Say Hello To Esports: A Beginner’s Guide

Say Hello To Esports: A Beginner’s Guide
  • Matt Hempstead

What is an eSport? To put it simply, it’s a multi-player video game played competitively and they’re quickly gaining traction. To some, the concept of watching people play video games is a tough one to wrap your head around. Why should I watch someone play a video game when I can just play it myself? Well, it’s the same as in professional sports. You want to see it played at the highest level. If you don’t know anything about eSports or how to go about watching it, no fret. This beginner’s guide will walk you through it.

A good starting game is CounterStrike: Global Offensive, and it might be the most popular after the ELEAGUE Atlanta Major reached 1 million viewers on Twitch.

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CS:GO is a 5v5 first-person shooter. Team’s take turns playing on the Terrorist side (T-side) and the Counter-Terrorist side (CT side). The goal for the T-side is to plant the bomb at specified locations, or to kill all members of the other team. The C-T side needs to stop this from happening. Each team gets 15 rounds on each side and the first team to win 16 rounds takes the match. Those are the basics. Once you understand the objective you can start to pick up the strategies. What guns do I buy, where do I throw grenades, which bomb-site should we go to. Not only is it a very mechanical game that requires precise accuracy and focus, there’s also a very intense strategical aspect to it.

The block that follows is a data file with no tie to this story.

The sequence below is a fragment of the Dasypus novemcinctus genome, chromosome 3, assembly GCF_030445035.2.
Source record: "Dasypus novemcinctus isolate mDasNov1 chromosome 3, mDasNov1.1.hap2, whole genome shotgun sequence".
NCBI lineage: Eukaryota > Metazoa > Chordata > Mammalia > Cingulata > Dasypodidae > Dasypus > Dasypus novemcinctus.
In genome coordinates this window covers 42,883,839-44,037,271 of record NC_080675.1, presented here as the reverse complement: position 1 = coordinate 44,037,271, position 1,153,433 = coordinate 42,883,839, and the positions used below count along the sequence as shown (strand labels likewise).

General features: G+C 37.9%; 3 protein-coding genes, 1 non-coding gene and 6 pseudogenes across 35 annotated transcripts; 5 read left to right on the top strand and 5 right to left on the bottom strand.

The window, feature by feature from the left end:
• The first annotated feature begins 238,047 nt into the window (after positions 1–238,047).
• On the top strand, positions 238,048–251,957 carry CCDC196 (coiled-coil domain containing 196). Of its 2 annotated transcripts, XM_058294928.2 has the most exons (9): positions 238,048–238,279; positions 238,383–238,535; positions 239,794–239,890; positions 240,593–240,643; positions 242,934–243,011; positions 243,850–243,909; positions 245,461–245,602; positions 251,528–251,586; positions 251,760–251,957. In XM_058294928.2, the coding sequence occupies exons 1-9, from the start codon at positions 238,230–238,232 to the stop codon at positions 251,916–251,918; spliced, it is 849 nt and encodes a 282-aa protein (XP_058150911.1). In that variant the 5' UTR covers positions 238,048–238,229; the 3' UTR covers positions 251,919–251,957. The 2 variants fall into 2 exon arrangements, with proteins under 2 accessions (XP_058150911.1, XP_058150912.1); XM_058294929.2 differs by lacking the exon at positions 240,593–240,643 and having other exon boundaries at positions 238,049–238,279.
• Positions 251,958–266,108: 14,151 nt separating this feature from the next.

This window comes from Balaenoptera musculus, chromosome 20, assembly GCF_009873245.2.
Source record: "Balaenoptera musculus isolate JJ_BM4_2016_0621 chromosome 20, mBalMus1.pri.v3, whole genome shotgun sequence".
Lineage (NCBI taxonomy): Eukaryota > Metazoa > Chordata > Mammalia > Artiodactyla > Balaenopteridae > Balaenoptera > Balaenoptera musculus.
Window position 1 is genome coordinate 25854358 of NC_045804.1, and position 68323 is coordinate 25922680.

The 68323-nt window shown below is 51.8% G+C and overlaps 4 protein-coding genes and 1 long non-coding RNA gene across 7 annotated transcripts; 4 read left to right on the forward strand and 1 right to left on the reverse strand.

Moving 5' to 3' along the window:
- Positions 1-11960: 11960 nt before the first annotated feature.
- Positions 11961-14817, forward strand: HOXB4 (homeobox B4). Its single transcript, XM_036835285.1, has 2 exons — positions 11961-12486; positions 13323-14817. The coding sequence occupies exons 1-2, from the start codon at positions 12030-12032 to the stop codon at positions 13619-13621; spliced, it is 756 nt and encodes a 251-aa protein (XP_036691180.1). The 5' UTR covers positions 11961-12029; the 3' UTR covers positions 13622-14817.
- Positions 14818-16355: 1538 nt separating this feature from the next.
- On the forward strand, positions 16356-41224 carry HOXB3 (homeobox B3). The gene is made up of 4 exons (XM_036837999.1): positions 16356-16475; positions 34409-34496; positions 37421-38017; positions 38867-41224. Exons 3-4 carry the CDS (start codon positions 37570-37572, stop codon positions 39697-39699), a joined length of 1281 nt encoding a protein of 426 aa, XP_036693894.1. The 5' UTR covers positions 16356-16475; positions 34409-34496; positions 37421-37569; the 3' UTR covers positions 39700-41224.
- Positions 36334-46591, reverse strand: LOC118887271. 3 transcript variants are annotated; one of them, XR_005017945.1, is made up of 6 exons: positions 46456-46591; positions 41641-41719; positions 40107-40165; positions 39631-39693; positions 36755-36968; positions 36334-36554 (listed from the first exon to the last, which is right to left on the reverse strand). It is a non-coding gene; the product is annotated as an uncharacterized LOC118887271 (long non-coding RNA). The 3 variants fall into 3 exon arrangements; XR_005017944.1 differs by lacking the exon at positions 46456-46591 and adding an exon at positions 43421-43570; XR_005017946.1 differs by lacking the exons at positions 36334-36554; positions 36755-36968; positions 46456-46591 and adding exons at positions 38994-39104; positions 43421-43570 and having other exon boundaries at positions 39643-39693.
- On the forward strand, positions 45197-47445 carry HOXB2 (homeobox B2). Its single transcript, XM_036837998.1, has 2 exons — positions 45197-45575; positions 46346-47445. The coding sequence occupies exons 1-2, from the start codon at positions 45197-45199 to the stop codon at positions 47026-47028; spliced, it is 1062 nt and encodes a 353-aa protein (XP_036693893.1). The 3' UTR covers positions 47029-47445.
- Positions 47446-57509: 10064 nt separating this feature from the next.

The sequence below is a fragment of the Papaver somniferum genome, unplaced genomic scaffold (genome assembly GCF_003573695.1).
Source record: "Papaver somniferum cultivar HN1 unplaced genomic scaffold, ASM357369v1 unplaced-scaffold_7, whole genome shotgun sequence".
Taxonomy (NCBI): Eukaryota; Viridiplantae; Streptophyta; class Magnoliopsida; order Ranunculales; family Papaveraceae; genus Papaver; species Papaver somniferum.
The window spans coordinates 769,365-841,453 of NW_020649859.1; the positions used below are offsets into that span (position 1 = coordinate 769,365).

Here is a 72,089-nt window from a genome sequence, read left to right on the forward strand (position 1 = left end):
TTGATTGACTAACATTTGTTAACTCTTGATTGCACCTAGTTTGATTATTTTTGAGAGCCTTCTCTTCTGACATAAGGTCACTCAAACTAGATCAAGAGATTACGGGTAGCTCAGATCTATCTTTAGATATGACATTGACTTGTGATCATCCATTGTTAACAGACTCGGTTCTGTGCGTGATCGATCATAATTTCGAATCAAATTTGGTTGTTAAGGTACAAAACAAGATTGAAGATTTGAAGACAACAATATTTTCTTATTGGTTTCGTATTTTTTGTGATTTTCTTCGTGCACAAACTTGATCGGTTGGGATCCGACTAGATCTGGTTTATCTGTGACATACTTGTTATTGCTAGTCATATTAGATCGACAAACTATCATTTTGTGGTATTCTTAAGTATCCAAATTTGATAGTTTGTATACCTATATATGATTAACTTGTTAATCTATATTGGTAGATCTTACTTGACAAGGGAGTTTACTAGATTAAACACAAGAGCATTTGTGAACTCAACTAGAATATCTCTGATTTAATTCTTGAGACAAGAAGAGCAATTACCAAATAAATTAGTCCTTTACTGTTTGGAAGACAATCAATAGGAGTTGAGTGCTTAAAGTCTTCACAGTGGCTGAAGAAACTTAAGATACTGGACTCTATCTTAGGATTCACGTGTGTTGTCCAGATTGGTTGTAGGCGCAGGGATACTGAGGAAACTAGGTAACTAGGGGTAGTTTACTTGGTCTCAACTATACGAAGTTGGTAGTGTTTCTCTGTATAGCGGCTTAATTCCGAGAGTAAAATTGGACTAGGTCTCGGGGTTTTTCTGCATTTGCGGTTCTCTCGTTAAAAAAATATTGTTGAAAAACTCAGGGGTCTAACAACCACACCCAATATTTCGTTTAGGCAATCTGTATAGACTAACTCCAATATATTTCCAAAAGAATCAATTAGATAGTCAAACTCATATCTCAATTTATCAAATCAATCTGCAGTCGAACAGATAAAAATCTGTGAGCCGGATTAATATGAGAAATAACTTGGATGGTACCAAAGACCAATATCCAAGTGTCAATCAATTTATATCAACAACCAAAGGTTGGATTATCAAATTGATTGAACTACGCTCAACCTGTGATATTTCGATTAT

Another massive and growing eSport is League of Legends which is a little more difficult to understand.

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Once again, the overall concept is simple. It’s a 5v5 MOBA (Multi-player Online Battle Arena) in which each team tries to destroy the other team’s nexus. Now it get’s complicated but stick with me. The game features over 130 unique champions that have unique skills and abilities. Prior to the game, teams have a pick-ban phase to decide which champions will be played in the game (obviously some champions are better than others and are highly contested). With that decided, the teams take to the Rift. Gold is earned by killing neutral minions, killing enemy champions or by taking enemy turrets which guard the path to the nexus. With gold you can buy items to make your champion stronger. The larger the gold differential, the easier it is to win fights against the other team. The difficulty is understanding what each champion does but that can only be picked up by checking out some League of Legends matches on Twitch. Now’s as good a time as ever as the Spring Split is currently underway.

DOTA 2 is similar to League of Legends as it to is a 5v5 MOBA. The goal is to destroy the other team’s Ancient as opposed to the Nexus but the concept is largely the same. It takes time to learn what each Hero does but it’s only a matter of time until you grasp what’s happening.

To finish off, fighting games are super easy to pick up and wildly entertaining.

ESPN 2 televised a Street Fighter V tournament back in July and it brought it a large audience that had never watched SFV or eSports before. Whether it’s Super Smash Bros, Street Fighter, Mortal Kombat, etc, they’re all pretty straight forward. Beat your opponent in a 1v1 duel.

Esports may be daunting at first but they’re quickly growing into the spotlight. Sports teams such as the Philadelphia 76ers and the Boston Bruins have already branched into eSports. Live tournaments have sold out arenas such as Madison Square Garden and the Air Canada Centre. They’re a big deal and have a massive following with certain teams having overwhelming fan bases. If you’re not familiar with the TSM chants, you will be soon.

So get into eSports, it’s not that bad.

via GIPHY